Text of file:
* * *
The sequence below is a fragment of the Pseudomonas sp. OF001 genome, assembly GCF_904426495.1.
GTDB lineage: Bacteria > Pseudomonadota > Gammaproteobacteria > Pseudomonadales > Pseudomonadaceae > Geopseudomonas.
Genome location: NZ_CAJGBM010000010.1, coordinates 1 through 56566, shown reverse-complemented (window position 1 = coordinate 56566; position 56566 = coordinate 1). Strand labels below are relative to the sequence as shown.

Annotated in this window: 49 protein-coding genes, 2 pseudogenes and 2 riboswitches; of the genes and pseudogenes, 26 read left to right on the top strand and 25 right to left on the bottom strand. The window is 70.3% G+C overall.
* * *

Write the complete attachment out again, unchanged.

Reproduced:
The sequence below is a fragment of the Pseudomonas sp. OF001 genome, assembly GCF_904426495.1.
GTDB lineage: Bacteria > Pseudomonadota > Gammaproteobacteria > Pseudomonadales > Pseudomonadaceae > Geopseudomonas.
Genome location: NZ_CAJGBM010000010.1, coordinates 1 through 56566, shown reverse-complemented (window position 1 = coordinate 56566; position 56566 = coordinate 1). Strand labels below are relative to the sequence as shown.

Annotated in this window: 49 protein-coding genes, 2 pseudogenes and 2 riboswitches; of the genes and pseudogenes, 26 read left to right on the top strand and 25 right to left on the bottom strand. The window is 70.3% G+C overall.